The rule of thumb is very simple: if you’re not sure, don’t respond. But if your brand has a lively social media presence, and doesn’t hold back from expressing itself-then go ahead and troll them right back. But the caveat here is you might open the floodgates for more conversation.

So exercise caution, pick your opponents wisely and above all, be classy about it. Nobody wants to run into your account to see you fending off trolls by leveling with them. Keep it to the occasional sass post, and you’re golden!

2. Hold onto your brand persona

Take for instance, brands like MoonPie—an entity that by itself seems like a troll, but pokes harmless fun at people. Their Twitter channel is nothing short of a parody account, so the gate is wide open for trolls. But they don’t necessarily have to shed their brand persona (of a lonely, wistful guy who’s also witty with a sharp sense of humor). For instance, when some critics on Twitter picked on them saying they should “stop managing a social media account”, MoonPie cheekily hinted that they were sadder, considering they were spending their weekend arguing with a marshmallow sandwich on Twitter. The brand neither stepped out of character, nor had to break character and say much to respond effectively.

3. Stand your ground

If a troll you’re dealing with has accused or hurled abuses at your employees, or customers—ignoring them may not be the best response. While maintaining grace is important for your marketing voice, standing up for your business should also be a priority.

4. Brush them off

Sometimes it’s best not to engage with a troll comment. Not all troll comments are made by trolls, after all. Sometimes it’s by people who actually know better. So as a business with a marketing identity on social media, you could always take the high road, instead of giving them the attention they demand. If you feel your brand is simply too big, or busy to be engaging with haters and trolls, you could always give them the cold-shoulder and not ‘feed the troll’ as they say.

5. Use discretion with brand-on-brand trolling

Sometimes, it’s not a deranged netizen, bored teenager or a bot trolling your social profile or page. It could be another brand! What do you do? Firstly, understand that a marketing team would have spent time evaluating the post before hitting you with it. There is definitely something in it for them (or nothing to lose, in some cases) by trolling you. You have the option of engaging in some good-humored ‘troll back’, provided you can keep the tone un-offensive, witty and likeable—a delicate balance to achieve.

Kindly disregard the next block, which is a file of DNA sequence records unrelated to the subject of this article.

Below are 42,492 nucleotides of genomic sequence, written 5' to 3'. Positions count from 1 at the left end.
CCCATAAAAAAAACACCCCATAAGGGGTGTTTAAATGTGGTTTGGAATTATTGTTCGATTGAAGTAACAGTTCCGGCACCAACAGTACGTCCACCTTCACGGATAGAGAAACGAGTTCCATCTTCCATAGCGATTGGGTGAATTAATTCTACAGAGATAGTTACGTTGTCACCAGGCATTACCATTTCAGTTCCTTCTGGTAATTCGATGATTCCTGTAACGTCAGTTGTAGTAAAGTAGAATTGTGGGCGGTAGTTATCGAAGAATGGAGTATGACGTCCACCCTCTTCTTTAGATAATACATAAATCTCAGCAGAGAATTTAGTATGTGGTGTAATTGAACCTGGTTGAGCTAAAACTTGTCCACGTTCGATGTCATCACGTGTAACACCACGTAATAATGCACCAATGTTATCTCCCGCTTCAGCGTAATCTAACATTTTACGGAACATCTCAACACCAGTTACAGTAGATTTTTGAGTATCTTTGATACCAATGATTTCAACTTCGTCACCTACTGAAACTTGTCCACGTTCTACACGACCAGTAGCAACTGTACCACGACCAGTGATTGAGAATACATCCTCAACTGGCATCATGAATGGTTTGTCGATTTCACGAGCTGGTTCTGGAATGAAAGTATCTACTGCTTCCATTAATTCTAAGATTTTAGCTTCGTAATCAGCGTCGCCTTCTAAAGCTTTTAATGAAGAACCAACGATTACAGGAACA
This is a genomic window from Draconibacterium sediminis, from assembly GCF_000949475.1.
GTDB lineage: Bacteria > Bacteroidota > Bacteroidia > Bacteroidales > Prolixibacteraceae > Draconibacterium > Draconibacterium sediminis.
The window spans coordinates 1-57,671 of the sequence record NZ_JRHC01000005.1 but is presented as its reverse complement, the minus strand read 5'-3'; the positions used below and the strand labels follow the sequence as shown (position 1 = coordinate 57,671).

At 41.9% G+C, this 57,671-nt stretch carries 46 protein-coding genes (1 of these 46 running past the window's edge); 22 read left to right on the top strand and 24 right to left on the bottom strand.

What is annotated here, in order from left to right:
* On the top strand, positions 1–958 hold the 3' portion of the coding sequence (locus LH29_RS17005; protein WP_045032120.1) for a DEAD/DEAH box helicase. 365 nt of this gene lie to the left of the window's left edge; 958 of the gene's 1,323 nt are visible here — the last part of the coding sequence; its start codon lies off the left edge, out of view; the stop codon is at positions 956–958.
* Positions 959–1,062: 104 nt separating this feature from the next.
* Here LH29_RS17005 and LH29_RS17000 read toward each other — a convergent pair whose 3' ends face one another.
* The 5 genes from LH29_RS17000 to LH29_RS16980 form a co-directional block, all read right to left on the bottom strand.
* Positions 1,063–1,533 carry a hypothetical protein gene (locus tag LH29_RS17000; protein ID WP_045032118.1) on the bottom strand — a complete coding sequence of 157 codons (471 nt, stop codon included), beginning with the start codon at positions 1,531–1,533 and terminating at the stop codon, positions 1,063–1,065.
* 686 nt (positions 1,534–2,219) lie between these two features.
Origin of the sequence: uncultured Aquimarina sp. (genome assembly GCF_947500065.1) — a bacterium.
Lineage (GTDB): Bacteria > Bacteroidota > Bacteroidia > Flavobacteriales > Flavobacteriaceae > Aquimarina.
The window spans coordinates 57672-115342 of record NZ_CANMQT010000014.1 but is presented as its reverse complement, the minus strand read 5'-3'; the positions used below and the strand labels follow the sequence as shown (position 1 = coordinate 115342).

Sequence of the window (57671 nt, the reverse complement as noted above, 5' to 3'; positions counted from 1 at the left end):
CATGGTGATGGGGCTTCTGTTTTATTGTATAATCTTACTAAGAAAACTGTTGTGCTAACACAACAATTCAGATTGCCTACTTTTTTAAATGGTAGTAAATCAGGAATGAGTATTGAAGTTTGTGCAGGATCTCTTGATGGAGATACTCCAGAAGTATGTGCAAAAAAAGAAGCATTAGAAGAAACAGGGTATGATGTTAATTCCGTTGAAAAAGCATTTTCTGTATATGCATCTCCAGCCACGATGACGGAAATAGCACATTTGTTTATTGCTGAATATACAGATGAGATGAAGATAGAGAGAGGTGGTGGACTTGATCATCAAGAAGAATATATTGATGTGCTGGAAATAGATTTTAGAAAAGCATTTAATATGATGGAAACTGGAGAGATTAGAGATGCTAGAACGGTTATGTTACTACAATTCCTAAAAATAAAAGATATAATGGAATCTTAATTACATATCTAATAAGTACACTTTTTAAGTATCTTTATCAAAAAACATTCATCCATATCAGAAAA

Take a look at this fun thread started by Amazon India, that made a jibe against food startup Zomato for changing its logo too often. Zomato hits back with an equally biting response, which in turn, prompts even more brands to join in on the fun! Here we’re witnessing trolling without an intent to malign the other brand, so this one gets a thumbs-up from us.

 

6. Exercise discretion with popular content

While this is no immediate quick-fix to take care of trolls on your social media page, it can effectively reduce the chances you encounter trolls—a large percentage of whom are mostly scouring popular pages/profiles or trending content to create trouble on. So exercise discretion with regards to what popular or trending content you engage with, because some popular profiles can attract more trolls than others. It’s best to know the ramifications of jumping into the popularity bandwagon on social media—before actually going for it. Yes, this can mean even simple things like making a brand statement using a trending hashtag.

7. Social media cleansing

Having a routine clean-up of all your social channels can help in many ways. One of the benefits is weeding out your followers list. Look for fake, spammy accounts, bots and abusive/illegal content on their profiles and block them out before they ever have a chance to malign your social presence.TL;DR – check your followers, block/ban troll accounts routinely.

8. Keep a tighter hold of your social channels

If you can afford to keep your social channels as private profiles, you can always do that. While this isn’t the easiest strategy to get more followers and engagement, one of the merits of owning a private brand account is the benefit of scrutinizing each follower request and granting access to only those you deem to be okay. This way, you can control directly who gets to access your profile and who doesn’t.

9. Get legal assistance

If you’ve run into a particular troll who has threatened you or others on your page, or verbally inflicted harm with derogatory remarks—you can not merely flag them, but pursue legal action against the owner of the profile. Keep screenshots of conversations as proof, and try to get all the facts on the table before doing this, though. Every social network has a ‘Report Abuse‘ option against each user, and this can be used to lodge a complaint if the situation is dire.

We hope these are enough pointers to tide you through any situation where you’re met with an internet troll. Let us know if there are other ways you’ve seen or personally used to tackle trolls! Drop a comment below, let’s chat!